I then opened the door, and sprayed it quick as i could right outside the door, then bringing it back inside to cure, and hoping the paint never noticed the outside temps for the minute or so.
Seems to have worked ok. Ok, finish isn't perfect, (or as good as the first time), but i'm happy with it. Damn it this thing is going to fly, and a perfect paint job isn't required for this! Unfortuntely masking tape pulled off the paint of the professional pinstripe tape, which can be seen in the pic as the bright green patches. Easy to touch them up later though. At the time of posting, have done the grey and green camo, and the light grey underside. Only paint left is the black&white invasion stripes, and the rear fuse band. WIll possibly brush all these, to minimise the amount of masking required.
I have been checking the weight, and it's waaay down on previous.
Also painted the new rudder of course!

Thinking ahead to reasembly, i realised that i can get the motor nearly an inch further forward than it "currently" is. Working on this now, will detail later.

Re: Dale's Typhoon Thread #2

Postby Dale » Sun Aug 10, 2014 9:39 pm

I may have skipped a step or two, but:


(and yes, i take pictures of models all over the house!)

Have been trying to get this thing finished for Forsyth this year. I had to move house again (got a much bigger modelling shed at this one!) and haven't had much modelling time lately. However, a stolen couple of hours here and there got things pretty much back to where they were.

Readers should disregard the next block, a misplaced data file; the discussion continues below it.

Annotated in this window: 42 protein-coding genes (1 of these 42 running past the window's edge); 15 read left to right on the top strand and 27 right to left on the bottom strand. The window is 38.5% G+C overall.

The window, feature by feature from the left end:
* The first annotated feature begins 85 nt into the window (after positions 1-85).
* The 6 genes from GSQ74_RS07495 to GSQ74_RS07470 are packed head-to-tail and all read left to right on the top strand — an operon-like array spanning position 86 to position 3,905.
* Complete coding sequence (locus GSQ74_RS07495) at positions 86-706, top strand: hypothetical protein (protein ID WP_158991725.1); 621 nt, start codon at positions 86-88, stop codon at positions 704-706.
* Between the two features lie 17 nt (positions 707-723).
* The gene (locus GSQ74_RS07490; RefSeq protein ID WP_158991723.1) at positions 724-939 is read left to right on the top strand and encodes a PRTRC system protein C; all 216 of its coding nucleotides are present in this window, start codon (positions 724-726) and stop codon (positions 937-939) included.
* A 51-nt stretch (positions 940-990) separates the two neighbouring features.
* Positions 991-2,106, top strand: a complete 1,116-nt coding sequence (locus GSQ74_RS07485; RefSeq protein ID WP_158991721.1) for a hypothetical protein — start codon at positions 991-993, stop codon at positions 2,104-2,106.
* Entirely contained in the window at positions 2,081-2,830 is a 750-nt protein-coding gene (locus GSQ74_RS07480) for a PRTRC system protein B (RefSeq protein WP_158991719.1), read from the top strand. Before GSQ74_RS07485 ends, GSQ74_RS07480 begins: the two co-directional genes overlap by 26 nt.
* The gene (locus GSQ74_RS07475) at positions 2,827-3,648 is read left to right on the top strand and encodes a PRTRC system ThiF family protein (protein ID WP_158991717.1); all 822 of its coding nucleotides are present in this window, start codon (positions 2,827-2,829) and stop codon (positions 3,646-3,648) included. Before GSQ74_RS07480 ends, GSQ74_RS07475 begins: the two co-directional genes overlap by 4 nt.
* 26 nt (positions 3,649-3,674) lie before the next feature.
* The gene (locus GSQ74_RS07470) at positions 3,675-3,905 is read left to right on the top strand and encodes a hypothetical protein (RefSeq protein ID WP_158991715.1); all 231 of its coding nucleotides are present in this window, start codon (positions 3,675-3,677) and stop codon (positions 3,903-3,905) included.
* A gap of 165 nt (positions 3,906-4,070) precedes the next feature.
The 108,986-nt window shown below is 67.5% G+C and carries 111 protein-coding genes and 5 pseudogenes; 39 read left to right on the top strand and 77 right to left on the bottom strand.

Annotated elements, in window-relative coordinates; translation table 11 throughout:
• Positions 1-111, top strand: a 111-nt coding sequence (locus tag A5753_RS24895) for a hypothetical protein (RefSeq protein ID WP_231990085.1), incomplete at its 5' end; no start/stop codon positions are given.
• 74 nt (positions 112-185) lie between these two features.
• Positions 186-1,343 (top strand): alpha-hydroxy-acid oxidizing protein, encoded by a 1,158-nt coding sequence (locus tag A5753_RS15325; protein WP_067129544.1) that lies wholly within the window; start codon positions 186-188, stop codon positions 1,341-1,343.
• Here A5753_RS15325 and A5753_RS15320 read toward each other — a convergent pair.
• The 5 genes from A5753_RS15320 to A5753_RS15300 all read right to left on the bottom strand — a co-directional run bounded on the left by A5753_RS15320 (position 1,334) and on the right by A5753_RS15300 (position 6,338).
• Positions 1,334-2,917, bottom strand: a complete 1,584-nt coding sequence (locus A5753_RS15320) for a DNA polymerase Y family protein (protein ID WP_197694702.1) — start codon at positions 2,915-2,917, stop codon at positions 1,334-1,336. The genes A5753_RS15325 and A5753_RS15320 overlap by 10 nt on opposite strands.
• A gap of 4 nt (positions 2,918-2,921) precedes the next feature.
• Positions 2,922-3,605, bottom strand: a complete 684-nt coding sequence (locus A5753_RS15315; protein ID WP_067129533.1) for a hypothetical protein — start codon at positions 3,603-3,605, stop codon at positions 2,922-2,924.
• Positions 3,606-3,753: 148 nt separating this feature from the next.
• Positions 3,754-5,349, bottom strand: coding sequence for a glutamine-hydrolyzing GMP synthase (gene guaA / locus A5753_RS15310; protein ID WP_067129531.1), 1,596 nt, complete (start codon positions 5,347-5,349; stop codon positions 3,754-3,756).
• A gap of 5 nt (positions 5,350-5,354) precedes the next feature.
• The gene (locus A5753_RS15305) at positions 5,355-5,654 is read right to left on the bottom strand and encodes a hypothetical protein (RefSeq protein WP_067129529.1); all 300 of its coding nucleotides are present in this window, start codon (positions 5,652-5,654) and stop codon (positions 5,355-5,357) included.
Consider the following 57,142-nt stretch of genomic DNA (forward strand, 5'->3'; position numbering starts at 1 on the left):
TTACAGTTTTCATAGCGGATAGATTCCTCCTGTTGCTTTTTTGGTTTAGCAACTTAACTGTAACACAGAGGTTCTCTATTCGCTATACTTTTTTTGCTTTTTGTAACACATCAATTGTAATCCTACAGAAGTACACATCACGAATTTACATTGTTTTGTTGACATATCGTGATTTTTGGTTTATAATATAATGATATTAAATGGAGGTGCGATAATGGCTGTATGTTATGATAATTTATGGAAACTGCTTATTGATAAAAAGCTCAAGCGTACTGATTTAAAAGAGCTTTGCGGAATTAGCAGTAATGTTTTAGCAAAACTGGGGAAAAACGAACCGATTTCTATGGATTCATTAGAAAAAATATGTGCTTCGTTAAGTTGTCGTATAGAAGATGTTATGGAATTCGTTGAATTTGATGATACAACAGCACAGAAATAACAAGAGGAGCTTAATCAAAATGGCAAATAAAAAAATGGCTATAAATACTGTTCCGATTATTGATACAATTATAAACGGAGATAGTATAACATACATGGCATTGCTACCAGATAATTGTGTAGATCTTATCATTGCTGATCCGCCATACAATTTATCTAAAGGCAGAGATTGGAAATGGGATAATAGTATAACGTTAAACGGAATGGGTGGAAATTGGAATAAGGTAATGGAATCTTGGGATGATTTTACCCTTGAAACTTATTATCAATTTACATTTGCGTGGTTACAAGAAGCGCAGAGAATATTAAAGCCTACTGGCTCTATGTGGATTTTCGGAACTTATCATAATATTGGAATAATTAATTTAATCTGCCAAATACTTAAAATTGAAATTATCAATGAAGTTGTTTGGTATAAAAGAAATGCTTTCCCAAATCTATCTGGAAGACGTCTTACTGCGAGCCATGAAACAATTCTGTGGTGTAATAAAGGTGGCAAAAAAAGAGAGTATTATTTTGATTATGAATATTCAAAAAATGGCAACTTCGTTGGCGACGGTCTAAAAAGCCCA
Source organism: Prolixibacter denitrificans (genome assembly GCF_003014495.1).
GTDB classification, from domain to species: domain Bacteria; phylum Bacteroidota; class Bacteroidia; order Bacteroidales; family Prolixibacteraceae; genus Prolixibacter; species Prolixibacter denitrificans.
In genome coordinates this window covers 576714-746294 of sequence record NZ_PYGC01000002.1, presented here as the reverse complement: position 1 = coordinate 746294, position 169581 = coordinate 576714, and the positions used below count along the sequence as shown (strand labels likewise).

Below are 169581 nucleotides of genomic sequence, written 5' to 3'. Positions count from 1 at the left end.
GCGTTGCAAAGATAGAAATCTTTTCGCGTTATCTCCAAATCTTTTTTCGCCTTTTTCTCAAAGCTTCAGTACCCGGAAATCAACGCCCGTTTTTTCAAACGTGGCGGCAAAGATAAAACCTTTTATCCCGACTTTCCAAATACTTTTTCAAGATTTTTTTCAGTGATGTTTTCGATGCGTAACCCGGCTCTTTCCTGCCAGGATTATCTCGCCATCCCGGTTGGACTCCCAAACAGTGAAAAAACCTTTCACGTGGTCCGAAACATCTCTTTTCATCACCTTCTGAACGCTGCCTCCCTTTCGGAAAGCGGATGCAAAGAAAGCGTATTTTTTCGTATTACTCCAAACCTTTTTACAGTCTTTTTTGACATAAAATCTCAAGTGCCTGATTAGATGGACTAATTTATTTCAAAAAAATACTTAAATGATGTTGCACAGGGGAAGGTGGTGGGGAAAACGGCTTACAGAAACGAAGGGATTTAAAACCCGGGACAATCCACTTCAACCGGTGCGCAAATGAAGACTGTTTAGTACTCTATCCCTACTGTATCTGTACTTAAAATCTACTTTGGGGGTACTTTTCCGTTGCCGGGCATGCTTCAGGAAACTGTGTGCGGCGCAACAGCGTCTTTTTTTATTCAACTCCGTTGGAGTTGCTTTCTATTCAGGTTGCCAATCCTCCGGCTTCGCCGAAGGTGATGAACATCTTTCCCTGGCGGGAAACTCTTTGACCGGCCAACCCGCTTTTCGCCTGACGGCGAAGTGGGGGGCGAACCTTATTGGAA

Ended up having to pretty much repaint the rear fuse after the previous post, as when i masked up for the D-Day stripes, it pulled off all the underlying paint. I was a bit dark about that for a couple of days, but back onto the horse and just had to fix it.
All and all, the paint is nowhere near as good as the first time, all due to me, between rushing and painting when it was really too cold. I commandeered a spare room in the new house and set it up as a spray booth, with the heater on, and painted inside in the evenings after work. The things we do... Didn't repaint the cowl, cannon or gear doors.

I had previously mounted the prop by a friction prop adaptor on the shaft (i.e. like 90% of electric motors), but realised if i tracked down a bolt on prop adaptor, turned the motor through 180° it would centre the motor about 20mm further forward, while keeping it in the same cowl, so i did exactly that.

CG is now approx 25mm aft of where it needs to be, but i have not yet starting working out the finer details of what we need to do with this. It is also missing some items yet, not least of all being new rudder and elevator pushrods. Current AUW is 4285g.